Victory! Michigan Supreme Court Rules That State Civil Rights Act Includes LGBTQ+ Protections

Ruling means businesses, landlords may not discriminate based on sexual or gender identity

By |2022-08-01T08:07:10-04:00July 28th, 2022|Michigan, News|

The Michigan LGBTQ+ community is celebrating after the state’s Supreme Court ruled late Thursday that the Elliott-Larsen Civil Rights Act does, indeed, encompass LGBTQ+ rights. 

The 5-2 decision means that Michigan businesses, landlords and others may not discriminate based on any person’s sexual or gender identity. We’re looking at you, The Broadway Avenue

While Elliott-Larsen has been in place since 1976, LGBTQ+ discrimination has been practiced openly due to a technicality. The language in the act, which established the framework for Michigan’s civil rights policy-making, bans discrimination on the basis of sex. Thursday’s decision makes clear that “sex” in this instance includes gender identity and sexual orientation. 

As Republican Justice Elizabeth Clement wrote in the majority opinion, “Discrimination on the basis of sexual orientation necessarily constitutes discrimination because of sex.” Chief Justice Bridget McCormack and justices Richard Bernstein, Megan Cavanagh and Elizabeth Welch, all Democrats, all voted alongside Clement. Brian Zahra and David Viviano, Republicans, dissented. 

As Pride Source reported earlier this year, Michigan Attorney General Dana Nessel argued before the court in March. “I have long fought for equal treatment under the law,” Nessel said at the time. “I was proud to represent our client agency [the Michigan Department of Civil Rights (MDCR)] this morning, as well as the people of our vibrant state. No one should experience barriers to employment, housing, education, or public accommodations and services because of who they are or who they love.”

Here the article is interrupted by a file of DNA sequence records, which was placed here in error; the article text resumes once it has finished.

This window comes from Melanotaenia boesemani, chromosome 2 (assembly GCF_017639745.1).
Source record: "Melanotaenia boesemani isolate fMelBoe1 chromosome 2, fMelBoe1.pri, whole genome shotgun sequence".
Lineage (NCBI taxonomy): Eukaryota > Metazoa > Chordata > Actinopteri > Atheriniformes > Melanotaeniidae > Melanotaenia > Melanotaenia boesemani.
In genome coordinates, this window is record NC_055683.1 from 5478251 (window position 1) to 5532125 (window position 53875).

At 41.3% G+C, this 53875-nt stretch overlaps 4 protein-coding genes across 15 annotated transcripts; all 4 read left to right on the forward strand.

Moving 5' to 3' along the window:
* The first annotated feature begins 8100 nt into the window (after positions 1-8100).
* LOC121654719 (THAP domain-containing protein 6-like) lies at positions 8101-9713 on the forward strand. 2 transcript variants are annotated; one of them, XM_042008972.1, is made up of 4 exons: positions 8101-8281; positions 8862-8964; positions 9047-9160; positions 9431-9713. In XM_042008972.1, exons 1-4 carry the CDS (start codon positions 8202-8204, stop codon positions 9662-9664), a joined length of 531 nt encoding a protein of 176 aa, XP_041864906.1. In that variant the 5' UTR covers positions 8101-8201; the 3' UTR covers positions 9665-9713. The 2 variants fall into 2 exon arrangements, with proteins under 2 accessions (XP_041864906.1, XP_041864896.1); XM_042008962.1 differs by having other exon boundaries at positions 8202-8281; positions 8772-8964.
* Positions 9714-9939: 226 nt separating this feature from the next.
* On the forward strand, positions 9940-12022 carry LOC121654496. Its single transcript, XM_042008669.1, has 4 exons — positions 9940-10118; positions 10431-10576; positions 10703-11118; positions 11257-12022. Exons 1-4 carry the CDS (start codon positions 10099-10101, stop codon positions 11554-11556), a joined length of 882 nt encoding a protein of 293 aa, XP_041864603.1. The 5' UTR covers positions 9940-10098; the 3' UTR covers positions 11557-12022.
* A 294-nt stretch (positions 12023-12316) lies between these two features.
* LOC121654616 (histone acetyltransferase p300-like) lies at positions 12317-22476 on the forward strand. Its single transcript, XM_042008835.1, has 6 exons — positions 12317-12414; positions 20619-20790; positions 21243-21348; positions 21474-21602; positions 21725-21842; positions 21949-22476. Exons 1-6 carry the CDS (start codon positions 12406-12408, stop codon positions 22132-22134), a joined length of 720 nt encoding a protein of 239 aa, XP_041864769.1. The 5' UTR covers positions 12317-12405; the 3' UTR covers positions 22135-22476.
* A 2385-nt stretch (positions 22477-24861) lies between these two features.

Nessel’s arguments centered on her assertion that it would be impossible to discriminate against a person based on sexual orientation without also discriminating against them based on gender. 

“Our residents deserve to live in a state that recognizes the value of diversity and rejects the notion that our own civil rights law could be used as a tool of discrimination. This ruling is not only a victory for the LGBTQ+ community, but for all Michigan residents, and one that’s long overdue,” Nessel said in a statement Thursday. 

About the Author:

Sarah Bricker Hunt, a proud Eastern Michigan University alum, is a freelance writer and editor who dabbles in a little of everything.